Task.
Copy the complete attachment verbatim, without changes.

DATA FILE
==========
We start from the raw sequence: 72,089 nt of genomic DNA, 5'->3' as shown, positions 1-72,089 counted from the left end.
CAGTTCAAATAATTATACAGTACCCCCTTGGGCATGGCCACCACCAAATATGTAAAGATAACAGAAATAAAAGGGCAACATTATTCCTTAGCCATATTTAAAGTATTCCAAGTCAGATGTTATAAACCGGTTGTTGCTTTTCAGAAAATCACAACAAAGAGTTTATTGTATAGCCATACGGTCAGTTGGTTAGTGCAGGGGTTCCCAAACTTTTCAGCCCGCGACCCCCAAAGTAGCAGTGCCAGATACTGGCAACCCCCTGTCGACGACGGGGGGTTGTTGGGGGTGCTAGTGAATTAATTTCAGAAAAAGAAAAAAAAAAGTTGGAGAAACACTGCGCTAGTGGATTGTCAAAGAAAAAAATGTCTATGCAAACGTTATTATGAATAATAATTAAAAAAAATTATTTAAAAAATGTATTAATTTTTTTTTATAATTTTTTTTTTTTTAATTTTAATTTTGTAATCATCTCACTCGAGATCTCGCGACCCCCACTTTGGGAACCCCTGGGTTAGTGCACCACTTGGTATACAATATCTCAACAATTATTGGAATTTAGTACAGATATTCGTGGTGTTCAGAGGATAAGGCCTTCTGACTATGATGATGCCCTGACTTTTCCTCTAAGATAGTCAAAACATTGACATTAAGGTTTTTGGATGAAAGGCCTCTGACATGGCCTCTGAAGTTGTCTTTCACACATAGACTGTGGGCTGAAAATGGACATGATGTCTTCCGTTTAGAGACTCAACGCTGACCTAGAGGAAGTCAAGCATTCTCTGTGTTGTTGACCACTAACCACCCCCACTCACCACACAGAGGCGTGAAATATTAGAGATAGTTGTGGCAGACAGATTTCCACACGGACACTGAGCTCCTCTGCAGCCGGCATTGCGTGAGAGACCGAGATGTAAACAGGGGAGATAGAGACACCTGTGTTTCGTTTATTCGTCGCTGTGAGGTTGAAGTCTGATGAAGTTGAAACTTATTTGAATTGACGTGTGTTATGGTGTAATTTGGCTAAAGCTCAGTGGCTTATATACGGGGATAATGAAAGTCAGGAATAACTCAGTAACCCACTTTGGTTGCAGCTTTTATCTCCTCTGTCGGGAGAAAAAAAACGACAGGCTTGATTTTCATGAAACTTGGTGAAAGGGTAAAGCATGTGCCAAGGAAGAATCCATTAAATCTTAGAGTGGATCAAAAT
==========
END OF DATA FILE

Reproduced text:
We start from the raw sequence: 72,089 nt of genomic DNA, 5'->3' as shown, positions 1-72,089 counted from the left end.
CAGTTCAAATAATTATACAGTACCCCCTTGGGCATGGCCACCACCAAATATGTAAAGATAACAGAAATAAAAGGGCAACATTATTCCTTAGCCATATTTAAAGTATTCCAAGTCAGATGTTATAAACCGGTTGTTGCTTTTCAGAAAATCACAACAAAGAGTTTATTGTATAGCCATACGGTCAGTTGGTTAGTGCAGGGGTTCCCAAACTTTTCAGCCCGCGACCCCCAAAGTAGCAGTGCCAGATACTGGCAACCCCCTGTCGACGACGGGGGGTTGTTGGGGGTGCTAGTGAATTAATTTCAGAAAAAGAAAAAAAAAAGTTGGAGAAACACTGCGCTAGTGGATTGTCAAAGAAAAAAATGTCTATGCAAACGTTATTATGAATAATAATTAAAAAAAATTATTTAAAAAATGTATTAATTTTTTTTTATAATTTTTTTTTTTTTAATTTTAATTTTGTAATCATCTCACTCGAGATCTCGCGACCCCCACTTTGGGAACCCCTGGGTTAGTGCACCACTTGGTATACAATATCTCAACAATTATTGGAATTTAGTACAGATATTCGTGGTGTTCAGAGGATAAGGCCTTCTGACTATGATGATGCCCTGACTTTTCCTCTAAGATAGTCAAAACATTGACATTAAGGTTTTTGGATGAAAGGCCTCTGACATGGCCTCTGAAGTTGTCTTTCACACATAGACTGTGGGCTGAAAATGGACATGATGTCTTCCGTTTAGAGACTCAACGCTGACCTAGAGGAAGTCAAGCATTCTCTGTGTTGTTGACCACTAACCACCCCCACTCACCACACAGAGGCGTGAAATATTAGAGATAGTTGTGGCAGACAGATTTCCACACGGACACTGAGCTCCTCTGCAGCCGGCATTGCGTGAGAGACCGAGATGTAAACAGGGGAGATAGAGACACCTGTGTTTCGTTTATTCGTCGCTGTGAGGTTGAAGTCTGATGAAGTTGAAACTTATTTGAATTGACGTGTGTTATGGTGTAATTTGGCTAAAGCTCAGTGGCTTATATACGGGGATAATGAAAGTCAGGAATAACTCAGTAACCCACTTTGGTTGCAGCTTTTATCTCCTCTGTCGGGAGAAAAAAAACGACAGGCTTGATTTTCATGAAACTTGGTGAAAGGGTAAAGCATGTGCCAAGGAAGAATCCATTAAATCTTAGAGTGGATCAAAAT